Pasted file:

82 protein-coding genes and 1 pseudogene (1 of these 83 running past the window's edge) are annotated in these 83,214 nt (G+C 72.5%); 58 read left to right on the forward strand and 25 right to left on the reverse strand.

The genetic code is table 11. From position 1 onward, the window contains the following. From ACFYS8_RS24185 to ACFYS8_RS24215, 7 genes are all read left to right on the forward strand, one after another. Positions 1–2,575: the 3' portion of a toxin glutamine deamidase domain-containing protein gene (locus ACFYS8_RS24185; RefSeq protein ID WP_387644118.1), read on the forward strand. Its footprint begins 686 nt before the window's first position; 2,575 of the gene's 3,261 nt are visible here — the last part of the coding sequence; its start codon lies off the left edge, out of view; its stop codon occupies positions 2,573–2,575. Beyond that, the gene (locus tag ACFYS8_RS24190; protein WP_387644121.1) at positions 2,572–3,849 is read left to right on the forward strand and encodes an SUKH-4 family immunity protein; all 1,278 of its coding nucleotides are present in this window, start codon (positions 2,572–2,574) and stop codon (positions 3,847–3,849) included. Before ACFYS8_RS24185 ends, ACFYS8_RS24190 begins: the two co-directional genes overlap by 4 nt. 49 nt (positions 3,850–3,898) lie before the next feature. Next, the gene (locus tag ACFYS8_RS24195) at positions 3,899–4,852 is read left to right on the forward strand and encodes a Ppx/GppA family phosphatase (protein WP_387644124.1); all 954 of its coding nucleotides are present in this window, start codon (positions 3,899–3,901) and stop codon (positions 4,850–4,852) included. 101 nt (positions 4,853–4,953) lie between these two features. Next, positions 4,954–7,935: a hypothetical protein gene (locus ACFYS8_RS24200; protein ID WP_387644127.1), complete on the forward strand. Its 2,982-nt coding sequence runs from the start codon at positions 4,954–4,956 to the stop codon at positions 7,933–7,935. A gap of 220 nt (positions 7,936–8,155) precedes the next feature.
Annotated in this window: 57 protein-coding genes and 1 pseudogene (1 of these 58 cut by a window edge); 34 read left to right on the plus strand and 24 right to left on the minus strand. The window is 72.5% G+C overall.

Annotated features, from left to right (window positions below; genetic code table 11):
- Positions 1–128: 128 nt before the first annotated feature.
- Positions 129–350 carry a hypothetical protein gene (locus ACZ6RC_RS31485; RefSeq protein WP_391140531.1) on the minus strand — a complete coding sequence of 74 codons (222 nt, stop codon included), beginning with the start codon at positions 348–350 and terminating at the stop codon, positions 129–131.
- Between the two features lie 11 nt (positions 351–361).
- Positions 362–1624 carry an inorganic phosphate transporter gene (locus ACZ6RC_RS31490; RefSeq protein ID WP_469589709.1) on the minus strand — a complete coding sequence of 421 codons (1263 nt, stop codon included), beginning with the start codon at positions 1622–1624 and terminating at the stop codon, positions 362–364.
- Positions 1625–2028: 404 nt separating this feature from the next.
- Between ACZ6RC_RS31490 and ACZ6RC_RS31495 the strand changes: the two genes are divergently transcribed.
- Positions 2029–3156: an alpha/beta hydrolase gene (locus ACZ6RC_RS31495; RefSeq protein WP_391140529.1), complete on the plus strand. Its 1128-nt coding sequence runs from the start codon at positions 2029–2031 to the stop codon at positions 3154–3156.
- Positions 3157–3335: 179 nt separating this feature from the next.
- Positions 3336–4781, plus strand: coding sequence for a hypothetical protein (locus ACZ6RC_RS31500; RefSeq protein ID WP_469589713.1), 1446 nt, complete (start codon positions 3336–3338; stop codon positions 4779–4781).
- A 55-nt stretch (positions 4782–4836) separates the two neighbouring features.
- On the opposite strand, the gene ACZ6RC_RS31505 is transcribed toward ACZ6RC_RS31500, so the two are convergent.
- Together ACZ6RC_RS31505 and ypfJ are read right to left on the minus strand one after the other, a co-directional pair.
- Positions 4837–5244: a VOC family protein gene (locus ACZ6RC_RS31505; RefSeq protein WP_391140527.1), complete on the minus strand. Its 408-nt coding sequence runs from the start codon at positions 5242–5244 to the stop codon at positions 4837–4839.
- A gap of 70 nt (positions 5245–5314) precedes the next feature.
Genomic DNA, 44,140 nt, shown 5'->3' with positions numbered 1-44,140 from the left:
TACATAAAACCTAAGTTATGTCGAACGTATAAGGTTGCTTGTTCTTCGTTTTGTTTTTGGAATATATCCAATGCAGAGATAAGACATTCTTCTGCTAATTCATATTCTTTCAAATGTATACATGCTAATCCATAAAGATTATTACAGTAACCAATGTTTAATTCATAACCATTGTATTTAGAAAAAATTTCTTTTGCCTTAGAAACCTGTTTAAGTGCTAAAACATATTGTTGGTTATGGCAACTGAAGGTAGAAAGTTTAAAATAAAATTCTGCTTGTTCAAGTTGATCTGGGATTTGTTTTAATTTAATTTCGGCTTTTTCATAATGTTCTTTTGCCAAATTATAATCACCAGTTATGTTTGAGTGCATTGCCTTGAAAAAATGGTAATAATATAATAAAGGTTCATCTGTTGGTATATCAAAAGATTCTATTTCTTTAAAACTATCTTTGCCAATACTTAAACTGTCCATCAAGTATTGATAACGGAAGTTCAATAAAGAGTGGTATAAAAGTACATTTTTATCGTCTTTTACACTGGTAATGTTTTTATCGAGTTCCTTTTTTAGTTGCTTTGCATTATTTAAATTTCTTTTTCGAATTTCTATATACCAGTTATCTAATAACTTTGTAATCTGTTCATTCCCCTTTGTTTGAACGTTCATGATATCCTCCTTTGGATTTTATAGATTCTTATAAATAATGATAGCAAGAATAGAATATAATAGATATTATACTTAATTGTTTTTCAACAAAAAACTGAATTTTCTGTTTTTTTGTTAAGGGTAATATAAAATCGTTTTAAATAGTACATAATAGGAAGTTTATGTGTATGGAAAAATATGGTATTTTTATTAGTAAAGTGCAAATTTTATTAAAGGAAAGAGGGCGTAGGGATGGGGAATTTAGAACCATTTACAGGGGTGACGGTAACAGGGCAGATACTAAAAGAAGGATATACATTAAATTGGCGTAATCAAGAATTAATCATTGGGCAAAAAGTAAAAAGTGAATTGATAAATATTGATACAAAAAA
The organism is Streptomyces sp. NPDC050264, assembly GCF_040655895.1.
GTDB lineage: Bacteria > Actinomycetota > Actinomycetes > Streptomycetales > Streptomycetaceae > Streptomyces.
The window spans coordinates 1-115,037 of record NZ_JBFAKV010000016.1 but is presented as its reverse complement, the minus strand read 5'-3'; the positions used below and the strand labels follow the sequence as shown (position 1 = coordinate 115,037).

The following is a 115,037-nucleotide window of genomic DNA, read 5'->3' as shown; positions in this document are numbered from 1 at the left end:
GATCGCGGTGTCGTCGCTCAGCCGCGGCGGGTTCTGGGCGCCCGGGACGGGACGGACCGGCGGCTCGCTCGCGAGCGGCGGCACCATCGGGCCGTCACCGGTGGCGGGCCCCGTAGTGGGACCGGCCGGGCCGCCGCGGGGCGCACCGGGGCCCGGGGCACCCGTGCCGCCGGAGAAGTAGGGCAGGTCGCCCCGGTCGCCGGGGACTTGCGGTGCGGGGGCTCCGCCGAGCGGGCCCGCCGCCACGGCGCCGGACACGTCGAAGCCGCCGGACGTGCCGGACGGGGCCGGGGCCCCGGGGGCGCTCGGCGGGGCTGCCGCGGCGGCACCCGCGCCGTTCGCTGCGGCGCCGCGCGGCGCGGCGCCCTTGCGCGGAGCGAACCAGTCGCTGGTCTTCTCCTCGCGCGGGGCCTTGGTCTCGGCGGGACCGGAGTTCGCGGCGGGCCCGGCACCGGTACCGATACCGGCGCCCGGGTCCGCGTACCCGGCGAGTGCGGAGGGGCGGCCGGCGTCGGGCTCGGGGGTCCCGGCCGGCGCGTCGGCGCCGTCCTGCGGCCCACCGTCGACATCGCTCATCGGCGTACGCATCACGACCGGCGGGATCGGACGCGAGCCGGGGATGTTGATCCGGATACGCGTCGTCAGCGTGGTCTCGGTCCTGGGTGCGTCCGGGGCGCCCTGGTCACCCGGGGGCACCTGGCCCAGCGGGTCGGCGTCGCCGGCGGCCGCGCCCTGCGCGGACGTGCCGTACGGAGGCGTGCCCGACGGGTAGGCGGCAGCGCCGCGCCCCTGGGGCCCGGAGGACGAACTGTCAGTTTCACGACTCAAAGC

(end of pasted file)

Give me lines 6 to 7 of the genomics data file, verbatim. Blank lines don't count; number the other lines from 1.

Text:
- Positions 129–350 carry a hypothetical protein gene (locus ACZ6RC_RS31485; RefSeq protein WP_391140531.1) on the minus strand — a complete coding sequence of 74 codons (222 nt, stop codon included), beginning with the start codon at positions 348–350 and terminating at the stop codon, positions 129–131.
- Between the two features lie 11 nt (positions 351–361).